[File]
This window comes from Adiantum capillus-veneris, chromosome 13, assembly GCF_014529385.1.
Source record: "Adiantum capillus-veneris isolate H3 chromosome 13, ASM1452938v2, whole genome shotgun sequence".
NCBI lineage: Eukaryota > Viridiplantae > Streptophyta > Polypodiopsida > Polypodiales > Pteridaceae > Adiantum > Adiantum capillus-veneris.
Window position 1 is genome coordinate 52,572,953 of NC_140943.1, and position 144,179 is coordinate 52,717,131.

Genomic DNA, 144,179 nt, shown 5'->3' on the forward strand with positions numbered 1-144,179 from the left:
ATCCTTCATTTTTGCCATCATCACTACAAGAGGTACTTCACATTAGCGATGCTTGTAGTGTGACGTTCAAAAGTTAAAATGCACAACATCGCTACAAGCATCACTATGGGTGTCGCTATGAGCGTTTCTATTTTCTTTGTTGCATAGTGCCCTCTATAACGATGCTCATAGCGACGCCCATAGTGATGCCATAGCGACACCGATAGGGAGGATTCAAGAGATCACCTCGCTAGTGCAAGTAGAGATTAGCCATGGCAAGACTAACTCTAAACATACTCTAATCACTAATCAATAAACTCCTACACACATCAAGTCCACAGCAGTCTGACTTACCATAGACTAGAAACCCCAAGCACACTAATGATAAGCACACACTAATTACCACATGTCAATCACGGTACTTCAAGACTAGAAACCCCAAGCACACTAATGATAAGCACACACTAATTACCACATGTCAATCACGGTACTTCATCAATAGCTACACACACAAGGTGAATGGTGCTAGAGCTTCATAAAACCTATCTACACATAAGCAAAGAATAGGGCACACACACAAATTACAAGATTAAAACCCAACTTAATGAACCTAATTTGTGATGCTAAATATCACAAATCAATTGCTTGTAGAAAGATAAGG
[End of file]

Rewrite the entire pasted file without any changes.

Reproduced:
This window comes from Adiantum capillus-veneris, chromosome 13, assembly GCF_014529385.1.
Source record: "Adiantum capillus-veneris isolate H3 chromosome 13, ASM1452938v2, whole genome shotgun sequence".
NCBI lineage: Eukaryota > Viridiplantae > Streptophyta > Polypodiopsida > Polypodiales > Pteridaceae > Adiantum > Adiantum capillus-veneris.
Window position 1 is genome coordinate 52,572,953 of NC_140943.1, and position 144,179 is coordinate 52,717,131.

Genomic DNA, 144,179 nt, shown 5'->3' on the forward strand with positions numbered 1-144,179 from the left:
ATCCTTCATTTTTGCCATCATCACTACAAGAGGTACTTCACATTAGCGATGCTTGTAGTGTGACGTTCAAAAGTTAAAATGCACAACATCGCTACAAGCATCACTATGGGTGTCGCTATGAGCGTTTCTATTTTCTTTGTTGCATAGTGCCCTCTATAACGATGCTCATAGCGACGCCCATAGTGATGCCATAGCGACACCGATAGGGAGGATTCAAGAGATCACCTCGCTAGTGCAAGTAGAGATTAGCCATGGCAAGACTAACTCTAAACATACTCTAATCACTAATCAATAAACTCCTACACACATCAAGTCCACAGCAGTCTGACTTACCATAGACTAGAAACCCCAAGCACACTAATGATAAGCACACACTAATTACCACATGTCAATCACGGTACTTCAAGACTAGAAACCCCAAGCACACTAATGATAAGCACACACTAATTACCACATGTCAATCACGGTACTTCATCAATAGCTACACACACAAGGTGAATGGTGCTAGAGCTTCATAAAACCTATCTACACATAAGCAAAGAATAGGGCACACACACAAATTACAAGATTAAAACCCAACTTAATGAACCTAATTTGTGATGCTAAATATCACAAATCAATTGCTTGTAGAAAGATAAGG